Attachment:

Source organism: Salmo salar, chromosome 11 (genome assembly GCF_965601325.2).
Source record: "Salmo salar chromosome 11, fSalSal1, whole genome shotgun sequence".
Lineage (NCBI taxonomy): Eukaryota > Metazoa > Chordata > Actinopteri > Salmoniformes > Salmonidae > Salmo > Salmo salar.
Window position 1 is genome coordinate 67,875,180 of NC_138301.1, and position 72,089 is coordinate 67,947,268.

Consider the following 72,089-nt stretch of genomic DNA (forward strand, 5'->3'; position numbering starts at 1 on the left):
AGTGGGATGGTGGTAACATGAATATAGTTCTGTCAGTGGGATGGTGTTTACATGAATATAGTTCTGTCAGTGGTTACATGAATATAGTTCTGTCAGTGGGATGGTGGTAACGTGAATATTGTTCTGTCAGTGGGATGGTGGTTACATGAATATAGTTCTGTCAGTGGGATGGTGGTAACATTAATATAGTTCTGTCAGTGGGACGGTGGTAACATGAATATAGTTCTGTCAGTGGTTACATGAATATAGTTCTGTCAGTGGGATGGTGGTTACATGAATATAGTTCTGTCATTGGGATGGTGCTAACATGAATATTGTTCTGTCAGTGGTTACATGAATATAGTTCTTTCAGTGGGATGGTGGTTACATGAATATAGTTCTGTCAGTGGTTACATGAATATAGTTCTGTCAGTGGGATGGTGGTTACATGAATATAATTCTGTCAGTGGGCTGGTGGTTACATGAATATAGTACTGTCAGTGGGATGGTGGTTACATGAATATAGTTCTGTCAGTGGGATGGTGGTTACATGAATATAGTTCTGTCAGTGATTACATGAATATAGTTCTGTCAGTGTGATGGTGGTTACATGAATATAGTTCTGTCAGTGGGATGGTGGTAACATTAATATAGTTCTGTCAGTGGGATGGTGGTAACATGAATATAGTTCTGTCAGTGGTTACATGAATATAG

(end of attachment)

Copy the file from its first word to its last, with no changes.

Source organism: Salmo salar, chromosome 11 (genome assembly GCF_965601325.2).
Source record: "Salmo salar chromosome 11, fSalSal1, whole genome shotgun sequence".
Lineage (NCBI taxonomy): Eukaryota > Metazoa > Chordata > Actinopteri > Salmoniformes > Salmonidae > Salmo > Salmo salar.
Window position 1 is genome coordinate 67,875,180 of NC_138301.1, and position 72,089 is coordinate 67,947,268.

Consider the following 72,089-nt stretch of genomic DNA (forward strand, 5'->3'; position numbering starts at 1 on the left):
AGTGGGATGGTGGTAACATGAATATAGTTCTGTCAGTGGGATGGTGTTTACATGAATATAGTTCTGTCAGTGGTTACATGAATATAGTTCTGTCAGTGGGATGGTGGTAACGTGAATATTGTTCTGTCAGTGGGATGGTGGTTACATGAATATAGTTCTGTCAGTGGGATGGTGGTAACATTAATATAGTTCTGTCAGTGGGACGGTGGTAACATGAATATAGTTCTGTCAGTGGTTACATGAATATAGTTCTGTCAGTGGGATGGTGGTTACATGAATATAGTTCTGTCATTGGGATGGTGCTAACATGAATATTGTTCTGTCAGTGGTTACATGAATATAGTTCTTTCAGTGGGATGGTGGTTACATGAATATAGTTCTGTCAGTGGTTACATGAATATAGTTCTGTCAGTGGGATGGTGGTTACATGAATATAATTCTGTCAGTGGGCTGGTGGTTACATGAATATAGTACTGTCAGTGGGATGGTGGTTACATGAATATAGTTCTGTCAGTGGGATGGTGGTTACATGAATATAGTTCTGTCAGTGATTACATGAATATAGTTCTGTCAGTGTGATGGTGGTTACATGAATATAGTTCTGTCAGTGGGATGGTGGTAACATTAATATAGTTCTGTCAGTGGGATGGTGGTAACATGAATATAGTTCTGTCAGTGGTTACATGAATATAG